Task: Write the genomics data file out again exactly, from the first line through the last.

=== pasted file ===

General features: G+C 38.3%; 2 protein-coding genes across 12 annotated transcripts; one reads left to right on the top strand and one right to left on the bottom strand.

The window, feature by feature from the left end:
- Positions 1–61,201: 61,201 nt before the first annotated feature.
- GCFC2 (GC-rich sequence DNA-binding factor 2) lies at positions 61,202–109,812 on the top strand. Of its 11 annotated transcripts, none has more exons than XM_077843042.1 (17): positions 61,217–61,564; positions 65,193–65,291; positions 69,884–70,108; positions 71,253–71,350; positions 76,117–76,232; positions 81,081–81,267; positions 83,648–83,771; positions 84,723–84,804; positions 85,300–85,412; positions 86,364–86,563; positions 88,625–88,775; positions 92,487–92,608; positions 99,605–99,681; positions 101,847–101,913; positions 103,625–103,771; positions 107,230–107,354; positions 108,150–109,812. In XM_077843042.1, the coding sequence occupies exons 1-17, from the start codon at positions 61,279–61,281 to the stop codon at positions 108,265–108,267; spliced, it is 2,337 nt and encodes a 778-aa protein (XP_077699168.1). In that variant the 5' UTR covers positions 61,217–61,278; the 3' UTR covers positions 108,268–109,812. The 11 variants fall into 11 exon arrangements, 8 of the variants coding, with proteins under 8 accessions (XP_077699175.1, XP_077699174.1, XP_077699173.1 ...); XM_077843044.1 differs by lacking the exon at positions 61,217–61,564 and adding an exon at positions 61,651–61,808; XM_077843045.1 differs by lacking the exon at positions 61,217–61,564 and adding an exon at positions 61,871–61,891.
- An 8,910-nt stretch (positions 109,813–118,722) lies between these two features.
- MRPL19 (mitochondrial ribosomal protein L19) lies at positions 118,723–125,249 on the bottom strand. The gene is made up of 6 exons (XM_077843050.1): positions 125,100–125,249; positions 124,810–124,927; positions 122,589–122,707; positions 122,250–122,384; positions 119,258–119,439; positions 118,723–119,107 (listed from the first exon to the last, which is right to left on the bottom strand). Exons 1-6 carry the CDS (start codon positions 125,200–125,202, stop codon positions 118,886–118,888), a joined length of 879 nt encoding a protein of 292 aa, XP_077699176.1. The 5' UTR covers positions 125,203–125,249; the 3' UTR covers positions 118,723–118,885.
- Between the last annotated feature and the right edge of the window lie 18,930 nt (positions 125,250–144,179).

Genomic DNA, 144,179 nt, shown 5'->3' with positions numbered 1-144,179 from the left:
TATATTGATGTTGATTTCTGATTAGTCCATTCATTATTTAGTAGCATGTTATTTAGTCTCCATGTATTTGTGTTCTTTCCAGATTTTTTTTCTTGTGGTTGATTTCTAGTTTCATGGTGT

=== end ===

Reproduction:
General features: G+C 38.3%; 2 protein-coding genes across 12 annotated transcripts; one reads left to right on the top strand and one right to left on the bottom strand.

The window, feature by feature from the left end:
- Positions 1–61,201: 61,201 nt before the first annotated feature.
- GCFC2 (GC-rich sequence DNA-binding factor 2) lies at positions 61,202–109,812 on the top strand. Of its 11 annotated transcripts, none has more exons than XM_077843042.1 (17): positions 61,217–61,564; positions 65,193–65,291; positions 69,884–70,108; positions 71,253–71,350; positions 76,117–76,232; positions 81,081–81,267; positions 83,648–83,771; positions 84,723–84,804; positions 85,300–85,412; positions 86,364–86,563; positions 88,625–88,775; positions 92,487–92,608; positions 99,605–99,681; positions 101,847–101,913; positions 103,625–103,771; positions 107,230–107,354; positions 108,150–109,812. In XM_077843042.1, the coding sequence occupies exons 1-17, from the start codon at positions 61,279–61,281 to the stop codon at positions 108,265–108,267; spliced, it is 2,337 nt and encodes a 778-aa protein (XP_077699168.1). In that variant the 5' UTR covers positions 61,217–61,278; the 3' UTR covers positions 108,268–109,812. The 11 variants fall into 11 exon arrangements, 8 of the variants coding, with proteins under 8 accessions (XP_077699175.1, XP_077699174.1, XP_077699173.1 ...); XM_077843044.1 differs by lacking the exon at positions 61,217–61,564 and adding an exon at positions 61,651–61,808; XM_077843045.1 differs by lacking the exon at positions 61,217–61,564 and adding an exon at positions 61,871–61,891.
- An 8,910-nt stretch (positions 109,813–118,722) lies between these two features.
- MRPL19 (mitochondrial ribosomal protein L19) lies at positions 118,723–125,249 on the bottom strand. The gene is made up of 6 exons (XM_077843050.1): positions 125,100–125,249; positions 124,810–124,927; positions 122,589–122,707; positions 122,250–122,384; positions 119,258–119,439; positions 118,723–119,107 (listed from the first exon to the last, which is right to left on the bottom strand). Exons 1-6 carry the CDS (start codon positions 125,200–125,202, stop codon positions 118,886–118,888), a joined length of 879 nt encoding a protein of 292 aa, XP_077699176.1. The 5' UTR covers positions 125,203–125,249; the 3' UTR covers positions 118,723–118,885.
- Between the last annotated feature and the right edge of the window lie 18,930 nt (positions 125,250–144,179).

Genomic DNA, 144,179 nt, shown 5'->3' with positions numbered 1-144,179 from the left:
TATATTGATGTTGATTTCTGATTAGTCCATTCATTATTTAGTAGCATGTTATTTAGTCTCCATGTATTTGTGTTCTTTCCAGATTTTTTTTCTTGTGGTTGATTTCTAGTTTCATGGTGT